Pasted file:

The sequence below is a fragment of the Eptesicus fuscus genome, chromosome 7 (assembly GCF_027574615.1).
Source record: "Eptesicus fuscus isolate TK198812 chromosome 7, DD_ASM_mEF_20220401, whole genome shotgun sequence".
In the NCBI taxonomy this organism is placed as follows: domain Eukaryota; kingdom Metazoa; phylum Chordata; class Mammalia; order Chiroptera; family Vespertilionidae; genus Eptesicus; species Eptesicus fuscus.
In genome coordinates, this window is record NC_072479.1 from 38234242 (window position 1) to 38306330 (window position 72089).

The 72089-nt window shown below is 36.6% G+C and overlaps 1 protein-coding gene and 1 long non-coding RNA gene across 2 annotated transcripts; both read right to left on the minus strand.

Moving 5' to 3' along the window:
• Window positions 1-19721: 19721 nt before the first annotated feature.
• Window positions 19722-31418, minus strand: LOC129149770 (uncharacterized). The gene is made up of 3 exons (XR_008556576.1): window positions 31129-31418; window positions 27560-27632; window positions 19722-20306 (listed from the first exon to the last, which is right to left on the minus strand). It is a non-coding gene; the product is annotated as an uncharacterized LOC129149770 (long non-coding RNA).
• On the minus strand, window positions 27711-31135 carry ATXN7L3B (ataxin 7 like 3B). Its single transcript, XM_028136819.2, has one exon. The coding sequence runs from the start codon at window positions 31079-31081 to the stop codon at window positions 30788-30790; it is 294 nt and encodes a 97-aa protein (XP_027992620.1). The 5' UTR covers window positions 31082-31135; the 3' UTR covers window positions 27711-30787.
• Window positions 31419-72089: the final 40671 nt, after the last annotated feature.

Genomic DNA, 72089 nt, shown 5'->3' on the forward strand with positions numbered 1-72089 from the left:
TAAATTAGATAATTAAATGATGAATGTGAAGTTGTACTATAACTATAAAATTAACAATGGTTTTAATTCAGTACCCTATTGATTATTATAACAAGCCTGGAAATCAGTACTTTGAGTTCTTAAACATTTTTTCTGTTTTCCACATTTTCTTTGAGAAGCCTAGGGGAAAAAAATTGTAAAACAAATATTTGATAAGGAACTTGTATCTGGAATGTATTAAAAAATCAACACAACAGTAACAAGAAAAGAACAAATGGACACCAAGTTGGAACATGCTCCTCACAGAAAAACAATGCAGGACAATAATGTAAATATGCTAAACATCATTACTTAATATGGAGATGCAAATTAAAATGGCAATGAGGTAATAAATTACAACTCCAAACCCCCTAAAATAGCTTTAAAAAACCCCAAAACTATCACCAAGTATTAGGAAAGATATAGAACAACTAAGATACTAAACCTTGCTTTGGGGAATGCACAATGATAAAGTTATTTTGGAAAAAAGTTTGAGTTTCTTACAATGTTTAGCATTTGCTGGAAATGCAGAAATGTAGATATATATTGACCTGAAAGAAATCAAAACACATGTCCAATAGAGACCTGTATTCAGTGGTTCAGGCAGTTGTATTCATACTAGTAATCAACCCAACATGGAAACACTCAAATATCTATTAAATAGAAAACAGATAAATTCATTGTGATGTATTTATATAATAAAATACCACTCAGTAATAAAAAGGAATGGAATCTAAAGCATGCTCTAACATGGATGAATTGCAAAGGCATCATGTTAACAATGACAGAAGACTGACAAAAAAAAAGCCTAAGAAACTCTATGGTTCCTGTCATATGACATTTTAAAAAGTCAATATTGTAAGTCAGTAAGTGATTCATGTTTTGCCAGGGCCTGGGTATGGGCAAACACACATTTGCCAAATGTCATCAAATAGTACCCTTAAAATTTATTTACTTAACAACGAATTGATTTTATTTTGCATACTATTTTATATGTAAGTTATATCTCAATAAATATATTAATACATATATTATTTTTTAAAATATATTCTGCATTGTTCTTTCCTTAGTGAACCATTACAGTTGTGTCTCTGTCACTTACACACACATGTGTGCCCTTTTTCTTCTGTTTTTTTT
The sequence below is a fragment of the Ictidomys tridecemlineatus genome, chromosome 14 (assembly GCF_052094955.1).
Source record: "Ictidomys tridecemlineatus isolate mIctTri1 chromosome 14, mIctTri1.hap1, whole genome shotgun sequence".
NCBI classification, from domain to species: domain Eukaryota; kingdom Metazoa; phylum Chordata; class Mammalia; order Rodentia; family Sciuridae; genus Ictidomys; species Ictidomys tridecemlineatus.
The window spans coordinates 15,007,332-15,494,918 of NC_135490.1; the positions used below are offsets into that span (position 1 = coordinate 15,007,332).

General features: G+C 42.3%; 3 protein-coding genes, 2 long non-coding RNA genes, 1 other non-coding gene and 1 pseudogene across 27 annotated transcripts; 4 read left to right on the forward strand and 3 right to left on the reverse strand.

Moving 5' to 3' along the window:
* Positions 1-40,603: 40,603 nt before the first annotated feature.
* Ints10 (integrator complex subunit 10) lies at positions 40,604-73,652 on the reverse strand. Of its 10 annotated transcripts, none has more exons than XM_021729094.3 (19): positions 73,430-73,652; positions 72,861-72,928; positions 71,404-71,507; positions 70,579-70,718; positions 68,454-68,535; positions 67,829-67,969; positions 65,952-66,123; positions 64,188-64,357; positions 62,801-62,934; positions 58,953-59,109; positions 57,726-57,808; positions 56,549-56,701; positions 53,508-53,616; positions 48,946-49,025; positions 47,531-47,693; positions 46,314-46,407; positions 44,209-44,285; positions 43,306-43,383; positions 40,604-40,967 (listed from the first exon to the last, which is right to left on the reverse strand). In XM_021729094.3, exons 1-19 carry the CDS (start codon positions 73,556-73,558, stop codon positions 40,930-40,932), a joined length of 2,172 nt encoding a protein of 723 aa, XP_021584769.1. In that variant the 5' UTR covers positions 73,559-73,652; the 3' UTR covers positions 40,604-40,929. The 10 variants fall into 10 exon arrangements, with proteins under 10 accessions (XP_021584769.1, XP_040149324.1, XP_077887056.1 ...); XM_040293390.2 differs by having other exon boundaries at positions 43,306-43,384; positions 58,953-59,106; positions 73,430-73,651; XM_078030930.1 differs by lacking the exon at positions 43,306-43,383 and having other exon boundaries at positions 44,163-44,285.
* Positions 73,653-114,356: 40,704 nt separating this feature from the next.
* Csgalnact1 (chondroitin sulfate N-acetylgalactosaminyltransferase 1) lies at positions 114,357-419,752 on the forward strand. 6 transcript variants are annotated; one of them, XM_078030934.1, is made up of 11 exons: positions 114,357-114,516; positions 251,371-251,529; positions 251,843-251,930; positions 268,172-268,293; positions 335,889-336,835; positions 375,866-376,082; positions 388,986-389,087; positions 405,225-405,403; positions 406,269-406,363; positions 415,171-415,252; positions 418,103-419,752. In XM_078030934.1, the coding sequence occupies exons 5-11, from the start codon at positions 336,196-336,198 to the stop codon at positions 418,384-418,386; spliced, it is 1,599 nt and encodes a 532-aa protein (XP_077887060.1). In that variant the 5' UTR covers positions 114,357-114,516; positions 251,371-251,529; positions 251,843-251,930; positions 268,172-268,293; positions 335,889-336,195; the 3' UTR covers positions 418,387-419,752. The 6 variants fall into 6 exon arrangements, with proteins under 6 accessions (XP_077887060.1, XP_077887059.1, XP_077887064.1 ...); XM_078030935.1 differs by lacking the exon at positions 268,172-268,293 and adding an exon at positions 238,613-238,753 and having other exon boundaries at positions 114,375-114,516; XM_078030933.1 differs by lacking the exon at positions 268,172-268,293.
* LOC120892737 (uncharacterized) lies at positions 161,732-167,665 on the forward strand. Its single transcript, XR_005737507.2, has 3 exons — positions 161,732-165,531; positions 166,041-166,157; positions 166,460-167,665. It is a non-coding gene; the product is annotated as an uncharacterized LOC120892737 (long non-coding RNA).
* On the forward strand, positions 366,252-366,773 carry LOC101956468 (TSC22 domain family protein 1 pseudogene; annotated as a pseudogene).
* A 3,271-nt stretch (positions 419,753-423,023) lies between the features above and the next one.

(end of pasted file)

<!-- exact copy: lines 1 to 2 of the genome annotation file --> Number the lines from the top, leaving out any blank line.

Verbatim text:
The sequence below is a fragment of the Eptesicus fuscus genome, chromosome 7 (assembly GCF_027574615.1).
Source record: "Eptesicus fuscus isolate TK198812 chromosome 7, DD_ASM_mEF_20220401, whole genome shotgun sequence".